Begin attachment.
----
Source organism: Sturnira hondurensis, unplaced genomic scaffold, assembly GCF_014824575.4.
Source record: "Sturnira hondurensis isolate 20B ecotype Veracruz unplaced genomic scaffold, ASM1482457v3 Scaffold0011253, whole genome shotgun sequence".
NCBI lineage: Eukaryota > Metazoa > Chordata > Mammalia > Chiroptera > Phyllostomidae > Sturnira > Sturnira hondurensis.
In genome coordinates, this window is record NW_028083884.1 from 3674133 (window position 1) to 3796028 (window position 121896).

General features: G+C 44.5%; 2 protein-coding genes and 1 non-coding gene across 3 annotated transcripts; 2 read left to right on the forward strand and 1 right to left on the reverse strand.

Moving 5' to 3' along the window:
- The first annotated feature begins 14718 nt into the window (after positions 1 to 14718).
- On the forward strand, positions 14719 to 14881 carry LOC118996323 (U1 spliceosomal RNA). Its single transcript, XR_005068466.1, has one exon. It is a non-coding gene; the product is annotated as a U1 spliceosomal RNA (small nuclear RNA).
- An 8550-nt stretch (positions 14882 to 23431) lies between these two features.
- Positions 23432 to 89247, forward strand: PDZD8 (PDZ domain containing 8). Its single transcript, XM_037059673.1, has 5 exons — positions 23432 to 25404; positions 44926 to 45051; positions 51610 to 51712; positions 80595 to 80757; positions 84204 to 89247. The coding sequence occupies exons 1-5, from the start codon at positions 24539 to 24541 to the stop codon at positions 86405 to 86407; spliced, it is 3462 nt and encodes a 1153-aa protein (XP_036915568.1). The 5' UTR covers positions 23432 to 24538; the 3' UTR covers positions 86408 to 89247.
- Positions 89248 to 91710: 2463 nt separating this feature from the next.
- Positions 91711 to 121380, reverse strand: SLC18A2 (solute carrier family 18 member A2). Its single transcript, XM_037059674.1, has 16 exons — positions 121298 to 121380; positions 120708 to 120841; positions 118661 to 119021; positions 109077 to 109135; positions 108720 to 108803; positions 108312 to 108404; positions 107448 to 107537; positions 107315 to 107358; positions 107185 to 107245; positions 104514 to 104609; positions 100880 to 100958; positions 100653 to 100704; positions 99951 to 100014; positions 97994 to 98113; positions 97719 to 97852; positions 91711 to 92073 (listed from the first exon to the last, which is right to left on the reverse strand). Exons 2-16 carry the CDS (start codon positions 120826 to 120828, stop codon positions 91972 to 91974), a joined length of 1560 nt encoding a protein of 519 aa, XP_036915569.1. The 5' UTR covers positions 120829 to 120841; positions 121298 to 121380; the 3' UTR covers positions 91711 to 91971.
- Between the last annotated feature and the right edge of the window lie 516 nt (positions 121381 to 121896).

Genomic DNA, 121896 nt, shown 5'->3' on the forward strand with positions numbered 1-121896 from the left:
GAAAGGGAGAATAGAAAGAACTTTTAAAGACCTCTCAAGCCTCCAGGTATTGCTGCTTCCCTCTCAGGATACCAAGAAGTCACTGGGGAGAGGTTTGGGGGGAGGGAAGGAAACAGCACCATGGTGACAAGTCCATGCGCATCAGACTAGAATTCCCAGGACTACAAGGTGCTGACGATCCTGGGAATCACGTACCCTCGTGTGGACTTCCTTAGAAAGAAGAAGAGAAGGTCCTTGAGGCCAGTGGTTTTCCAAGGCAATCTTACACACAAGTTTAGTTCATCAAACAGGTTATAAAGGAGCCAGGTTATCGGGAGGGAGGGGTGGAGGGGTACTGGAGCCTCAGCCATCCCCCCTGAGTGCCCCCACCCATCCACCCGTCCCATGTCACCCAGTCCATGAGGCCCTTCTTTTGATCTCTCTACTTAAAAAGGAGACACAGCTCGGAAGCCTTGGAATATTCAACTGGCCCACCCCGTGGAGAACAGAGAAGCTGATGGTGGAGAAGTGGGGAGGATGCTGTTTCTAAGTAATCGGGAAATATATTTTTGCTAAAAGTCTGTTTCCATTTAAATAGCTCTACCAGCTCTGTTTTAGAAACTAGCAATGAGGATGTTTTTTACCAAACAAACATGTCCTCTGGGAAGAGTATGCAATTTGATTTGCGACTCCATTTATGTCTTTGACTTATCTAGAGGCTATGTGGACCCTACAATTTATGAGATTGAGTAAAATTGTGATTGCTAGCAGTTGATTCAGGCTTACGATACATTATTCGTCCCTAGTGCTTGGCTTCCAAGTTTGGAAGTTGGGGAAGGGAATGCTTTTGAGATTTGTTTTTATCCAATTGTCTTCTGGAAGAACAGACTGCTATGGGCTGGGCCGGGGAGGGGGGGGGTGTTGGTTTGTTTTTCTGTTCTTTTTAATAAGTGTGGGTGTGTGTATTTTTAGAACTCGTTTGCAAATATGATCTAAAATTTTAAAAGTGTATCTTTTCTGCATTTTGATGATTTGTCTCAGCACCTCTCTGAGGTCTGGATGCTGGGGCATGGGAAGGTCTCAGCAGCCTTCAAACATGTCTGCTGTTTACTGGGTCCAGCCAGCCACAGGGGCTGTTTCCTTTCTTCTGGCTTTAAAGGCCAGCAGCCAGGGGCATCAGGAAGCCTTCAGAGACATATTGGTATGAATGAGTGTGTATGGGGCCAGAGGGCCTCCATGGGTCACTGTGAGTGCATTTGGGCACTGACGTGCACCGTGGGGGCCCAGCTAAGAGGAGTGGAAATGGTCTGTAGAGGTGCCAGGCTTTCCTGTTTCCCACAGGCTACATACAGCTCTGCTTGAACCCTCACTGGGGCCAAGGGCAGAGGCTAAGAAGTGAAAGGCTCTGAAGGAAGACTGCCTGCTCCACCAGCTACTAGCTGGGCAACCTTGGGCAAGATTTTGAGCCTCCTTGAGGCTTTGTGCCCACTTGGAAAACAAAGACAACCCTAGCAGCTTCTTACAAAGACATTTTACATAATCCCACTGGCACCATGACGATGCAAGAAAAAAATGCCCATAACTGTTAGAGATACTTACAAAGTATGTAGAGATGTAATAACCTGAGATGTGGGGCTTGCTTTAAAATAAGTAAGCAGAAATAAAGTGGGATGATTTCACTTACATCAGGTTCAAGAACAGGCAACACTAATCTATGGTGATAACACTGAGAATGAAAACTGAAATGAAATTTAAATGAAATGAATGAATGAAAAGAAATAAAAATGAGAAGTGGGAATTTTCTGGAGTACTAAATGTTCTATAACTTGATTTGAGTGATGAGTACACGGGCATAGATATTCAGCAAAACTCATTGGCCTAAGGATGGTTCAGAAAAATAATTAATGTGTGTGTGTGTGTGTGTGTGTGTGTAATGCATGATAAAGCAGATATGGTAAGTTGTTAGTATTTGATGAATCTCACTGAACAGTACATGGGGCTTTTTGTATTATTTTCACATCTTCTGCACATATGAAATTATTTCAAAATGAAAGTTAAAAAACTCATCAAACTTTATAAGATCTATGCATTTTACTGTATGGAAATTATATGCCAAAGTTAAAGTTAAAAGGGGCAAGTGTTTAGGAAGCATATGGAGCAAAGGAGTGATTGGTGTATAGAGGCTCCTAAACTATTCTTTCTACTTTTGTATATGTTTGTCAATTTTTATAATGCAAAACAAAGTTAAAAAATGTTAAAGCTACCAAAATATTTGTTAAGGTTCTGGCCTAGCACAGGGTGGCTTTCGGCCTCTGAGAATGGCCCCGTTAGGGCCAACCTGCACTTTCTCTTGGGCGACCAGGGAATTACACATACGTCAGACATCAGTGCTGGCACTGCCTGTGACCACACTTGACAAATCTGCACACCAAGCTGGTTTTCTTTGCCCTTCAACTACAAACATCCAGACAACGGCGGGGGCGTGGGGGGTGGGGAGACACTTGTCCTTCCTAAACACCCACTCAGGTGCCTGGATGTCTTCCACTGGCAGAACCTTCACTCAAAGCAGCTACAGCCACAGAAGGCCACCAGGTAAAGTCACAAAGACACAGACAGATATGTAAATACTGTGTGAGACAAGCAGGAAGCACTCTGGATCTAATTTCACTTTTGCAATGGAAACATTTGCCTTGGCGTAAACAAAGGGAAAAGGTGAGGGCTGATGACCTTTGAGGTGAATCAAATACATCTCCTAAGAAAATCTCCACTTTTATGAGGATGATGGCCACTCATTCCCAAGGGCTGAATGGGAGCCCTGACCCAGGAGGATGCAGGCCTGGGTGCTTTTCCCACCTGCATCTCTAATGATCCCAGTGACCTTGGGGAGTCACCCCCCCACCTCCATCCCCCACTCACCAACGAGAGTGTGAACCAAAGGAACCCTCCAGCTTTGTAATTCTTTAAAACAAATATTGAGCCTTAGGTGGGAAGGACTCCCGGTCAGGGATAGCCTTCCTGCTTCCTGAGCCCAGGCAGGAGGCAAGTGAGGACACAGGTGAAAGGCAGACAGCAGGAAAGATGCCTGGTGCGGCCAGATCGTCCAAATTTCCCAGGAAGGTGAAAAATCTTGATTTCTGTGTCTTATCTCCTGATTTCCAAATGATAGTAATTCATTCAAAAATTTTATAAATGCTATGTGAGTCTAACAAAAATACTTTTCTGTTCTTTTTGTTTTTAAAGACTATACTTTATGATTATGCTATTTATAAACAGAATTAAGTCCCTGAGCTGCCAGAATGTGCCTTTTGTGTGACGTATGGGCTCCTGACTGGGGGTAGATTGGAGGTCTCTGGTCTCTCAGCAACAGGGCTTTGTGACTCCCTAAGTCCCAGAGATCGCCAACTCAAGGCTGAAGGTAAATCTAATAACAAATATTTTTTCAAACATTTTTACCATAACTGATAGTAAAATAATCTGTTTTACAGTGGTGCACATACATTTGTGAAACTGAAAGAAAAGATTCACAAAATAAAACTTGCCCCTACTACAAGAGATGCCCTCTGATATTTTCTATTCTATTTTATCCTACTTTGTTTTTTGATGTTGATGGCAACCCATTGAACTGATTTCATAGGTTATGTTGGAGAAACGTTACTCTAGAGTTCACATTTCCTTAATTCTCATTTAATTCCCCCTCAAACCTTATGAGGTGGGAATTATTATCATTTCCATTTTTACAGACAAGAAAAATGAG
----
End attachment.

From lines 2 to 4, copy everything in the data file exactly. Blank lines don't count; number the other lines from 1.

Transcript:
Source record: "Sturnira hondurensis isolate 20B ecotype Veracruz unplaced genomic scaffold, ASM1482457v3 Scaffold0011253, whole genome shotgun sequence".
NCBI lineage: Eukaryota > Metazoa > Chordata > Mammalia > Chiroptera > Phyllostomidae > Sturnira > Sturnira hondurensis.
In genome coordinates, this window is record NW_028083884.1 from 3674133 (window position 1) to 3796028 (window position 121896).